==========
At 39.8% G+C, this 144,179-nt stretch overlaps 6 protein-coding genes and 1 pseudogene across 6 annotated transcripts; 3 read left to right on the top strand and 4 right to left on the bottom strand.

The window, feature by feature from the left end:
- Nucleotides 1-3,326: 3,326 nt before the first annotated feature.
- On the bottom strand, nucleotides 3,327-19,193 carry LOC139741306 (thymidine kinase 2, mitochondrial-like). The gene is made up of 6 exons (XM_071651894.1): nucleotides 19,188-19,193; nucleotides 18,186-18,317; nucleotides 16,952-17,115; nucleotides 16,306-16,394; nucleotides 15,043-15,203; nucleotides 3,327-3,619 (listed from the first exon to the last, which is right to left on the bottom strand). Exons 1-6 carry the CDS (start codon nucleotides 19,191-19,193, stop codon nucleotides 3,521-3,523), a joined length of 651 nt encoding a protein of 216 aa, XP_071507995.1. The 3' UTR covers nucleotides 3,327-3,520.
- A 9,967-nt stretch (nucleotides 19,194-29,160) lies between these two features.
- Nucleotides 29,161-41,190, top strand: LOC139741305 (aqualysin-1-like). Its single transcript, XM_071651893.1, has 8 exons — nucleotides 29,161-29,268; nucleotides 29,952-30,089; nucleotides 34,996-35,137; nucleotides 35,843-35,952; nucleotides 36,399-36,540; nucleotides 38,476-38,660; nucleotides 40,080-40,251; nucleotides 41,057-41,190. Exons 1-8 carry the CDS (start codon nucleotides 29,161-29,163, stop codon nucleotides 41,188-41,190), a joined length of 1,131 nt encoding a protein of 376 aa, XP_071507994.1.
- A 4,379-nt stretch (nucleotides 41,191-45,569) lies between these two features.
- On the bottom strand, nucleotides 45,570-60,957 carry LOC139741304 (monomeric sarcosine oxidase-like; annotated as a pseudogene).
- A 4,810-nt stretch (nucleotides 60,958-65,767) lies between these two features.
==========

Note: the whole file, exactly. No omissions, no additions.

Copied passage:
At 39.8% G+C, this 144,179-nt stretch overlaps 6 protein-coding genes and 1 pseudogene across 6 annotated transcripts; 3 read left to right on the top strand and 4 right to left on the bottom strand.

The window, feature by feature from the left end:
- Nucleotides 1-3,326: 3,326 nt before the first annotated feature.
- On the bottom strand, nucleotides 3,327-19,193 carry LOC139741306 (thymidine kinase 2, mitochondrial-like). The gene is made up of 6 exons (XM_071651894.1): nucleotides 19,188-19,193; nucleotides 18,186-18,317; nucleotides 16,952-17,115; nucleotides 16,306-16,394; nucleotides 15,043-15,203; nucleotides 3,327-3,619 (listed from the first exon to the last, which is right to left on the bottom strand). Exons 1-6 carry the CDS (start codon nucleotides 19,191-19,193, stop codon nucleotides 3,521-3,523), a joined length of 651 nt encoding a protein of 216 aa, XP_071507995.1. The 3' UTR covers nucleotides 3,327-3,520.
- A 9,967-nt stretch (nucleotides 19,194-29,160) lies between these two features.
- Nucleotides 29,161-41,190, top strand: LOC139741305 (aqualysin-1-like). Its single transcript, XM_071651893.1, has 8 exons — nucleotides 29,161-29,268; nucleotides 29,952-30,089; nucleotides 34,996-35,137; nucleotides 35,843-35,952; nucleotides 36,399-36,540; nucleotides 38,476-38,660; nucleotides 40,080-40,251; nucleotides 41,057-41,190. Exons 1-8 carry the CDS (start codon nucleotides 29,161-29,163, stop codon nucleotides 41,188-41,190), a joined length of 1,131 nt encoding a protein of 376 aa, XP_071507994.1.
- A 4,379-nt stretch (nucleotides 41,191-45,569) lies between these two features.
- On the bottom strand, nucleotides 45,570-60,957 carry LOC139741304 (monomeric sarcosine oxidase-like; annotated as a pseudogene).
- A 4,810-nt stretch (nucleotides 60,958-65,767) lies between these two features.